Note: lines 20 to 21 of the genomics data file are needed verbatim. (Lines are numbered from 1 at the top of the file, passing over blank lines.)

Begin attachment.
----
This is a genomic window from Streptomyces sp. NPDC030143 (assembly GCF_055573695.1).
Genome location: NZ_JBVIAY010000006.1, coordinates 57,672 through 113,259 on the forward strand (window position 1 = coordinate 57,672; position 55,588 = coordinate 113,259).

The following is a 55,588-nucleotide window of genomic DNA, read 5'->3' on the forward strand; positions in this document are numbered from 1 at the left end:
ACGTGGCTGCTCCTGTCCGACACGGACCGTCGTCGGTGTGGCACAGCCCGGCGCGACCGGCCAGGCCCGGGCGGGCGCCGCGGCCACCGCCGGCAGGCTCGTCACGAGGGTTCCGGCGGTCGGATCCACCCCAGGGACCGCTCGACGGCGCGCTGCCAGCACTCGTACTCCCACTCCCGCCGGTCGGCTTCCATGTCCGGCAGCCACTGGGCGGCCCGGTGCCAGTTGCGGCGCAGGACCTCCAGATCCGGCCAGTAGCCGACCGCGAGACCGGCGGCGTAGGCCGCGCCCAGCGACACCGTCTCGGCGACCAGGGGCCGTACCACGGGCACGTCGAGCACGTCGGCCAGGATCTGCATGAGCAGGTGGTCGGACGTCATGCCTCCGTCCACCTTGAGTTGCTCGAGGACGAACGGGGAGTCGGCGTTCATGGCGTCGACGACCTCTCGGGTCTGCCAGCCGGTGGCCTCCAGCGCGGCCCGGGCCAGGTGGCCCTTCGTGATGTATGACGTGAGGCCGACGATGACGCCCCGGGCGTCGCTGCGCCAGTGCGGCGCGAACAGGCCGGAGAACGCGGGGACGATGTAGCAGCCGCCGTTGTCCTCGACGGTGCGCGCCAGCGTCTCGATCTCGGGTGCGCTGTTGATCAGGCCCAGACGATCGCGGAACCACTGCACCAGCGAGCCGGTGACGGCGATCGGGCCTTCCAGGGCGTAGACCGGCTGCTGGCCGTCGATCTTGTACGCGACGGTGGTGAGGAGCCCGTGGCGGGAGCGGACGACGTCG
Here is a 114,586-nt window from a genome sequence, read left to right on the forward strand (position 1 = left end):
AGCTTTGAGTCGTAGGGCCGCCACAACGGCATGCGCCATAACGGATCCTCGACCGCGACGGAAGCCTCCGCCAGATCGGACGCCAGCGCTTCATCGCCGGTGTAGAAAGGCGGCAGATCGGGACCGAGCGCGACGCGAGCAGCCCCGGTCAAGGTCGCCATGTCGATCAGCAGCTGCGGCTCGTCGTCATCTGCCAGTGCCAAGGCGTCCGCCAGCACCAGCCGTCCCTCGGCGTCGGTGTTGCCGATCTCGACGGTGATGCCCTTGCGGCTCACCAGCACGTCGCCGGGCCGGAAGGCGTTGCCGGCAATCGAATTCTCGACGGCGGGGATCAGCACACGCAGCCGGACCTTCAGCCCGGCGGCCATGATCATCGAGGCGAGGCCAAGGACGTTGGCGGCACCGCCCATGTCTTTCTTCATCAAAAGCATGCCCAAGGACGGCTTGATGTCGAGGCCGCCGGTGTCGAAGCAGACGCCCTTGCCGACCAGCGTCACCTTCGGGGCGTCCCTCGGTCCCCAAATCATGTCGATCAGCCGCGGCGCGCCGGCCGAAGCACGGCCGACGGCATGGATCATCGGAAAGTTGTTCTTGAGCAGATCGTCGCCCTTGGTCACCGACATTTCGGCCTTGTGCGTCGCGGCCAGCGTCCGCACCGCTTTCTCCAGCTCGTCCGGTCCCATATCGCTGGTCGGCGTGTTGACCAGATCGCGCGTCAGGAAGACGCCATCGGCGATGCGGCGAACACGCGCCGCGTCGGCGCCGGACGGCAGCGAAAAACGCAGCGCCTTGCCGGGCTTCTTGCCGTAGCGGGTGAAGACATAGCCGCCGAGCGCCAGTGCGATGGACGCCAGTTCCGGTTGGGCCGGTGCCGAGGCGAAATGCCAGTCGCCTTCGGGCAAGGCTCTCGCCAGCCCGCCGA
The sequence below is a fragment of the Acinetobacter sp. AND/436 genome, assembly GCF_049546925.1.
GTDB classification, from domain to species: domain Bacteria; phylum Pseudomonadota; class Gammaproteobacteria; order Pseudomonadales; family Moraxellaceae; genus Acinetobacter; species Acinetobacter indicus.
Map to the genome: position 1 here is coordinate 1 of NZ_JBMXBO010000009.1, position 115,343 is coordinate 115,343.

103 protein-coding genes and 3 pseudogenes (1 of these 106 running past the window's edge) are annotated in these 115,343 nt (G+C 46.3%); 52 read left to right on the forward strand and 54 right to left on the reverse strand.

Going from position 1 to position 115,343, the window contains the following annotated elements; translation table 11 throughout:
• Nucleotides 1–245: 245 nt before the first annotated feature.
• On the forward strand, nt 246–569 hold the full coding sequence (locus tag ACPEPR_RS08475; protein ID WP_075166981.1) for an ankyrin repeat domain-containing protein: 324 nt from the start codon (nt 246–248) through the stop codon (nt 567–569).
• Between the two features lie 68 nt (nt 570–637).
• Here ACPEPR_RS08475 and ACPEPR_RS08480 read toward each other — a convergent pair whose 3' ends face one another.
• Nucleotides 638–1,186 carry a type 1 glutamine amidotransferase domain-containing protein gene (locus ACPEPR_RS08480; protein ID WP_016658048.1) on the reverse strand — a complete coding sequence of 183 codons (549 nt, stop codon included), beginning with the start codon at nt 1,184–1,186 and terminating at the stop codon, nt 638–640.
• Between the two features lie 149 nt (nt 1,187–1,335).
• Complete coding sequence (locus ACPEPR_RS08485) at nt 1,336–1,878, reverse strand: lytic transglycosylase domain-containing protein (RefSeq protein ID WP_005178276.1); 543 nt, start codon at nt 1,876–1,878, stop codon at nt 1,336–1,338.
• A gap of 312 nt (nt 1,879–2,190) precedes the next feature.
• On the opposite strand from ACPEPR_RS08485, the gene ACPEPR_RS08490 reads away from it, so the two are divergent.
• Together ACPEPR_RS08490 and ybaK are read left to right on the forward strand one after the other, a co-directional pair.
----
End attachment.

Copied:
• On the opposite strand from ACPEPR_RS08485, the gene ACPEPR_RS08490 reads away from it, so the two are divergent.
• Together ACPEPR_RS08490 and ybaK are read left to right on the forward strand one after the other, a co-directional pair.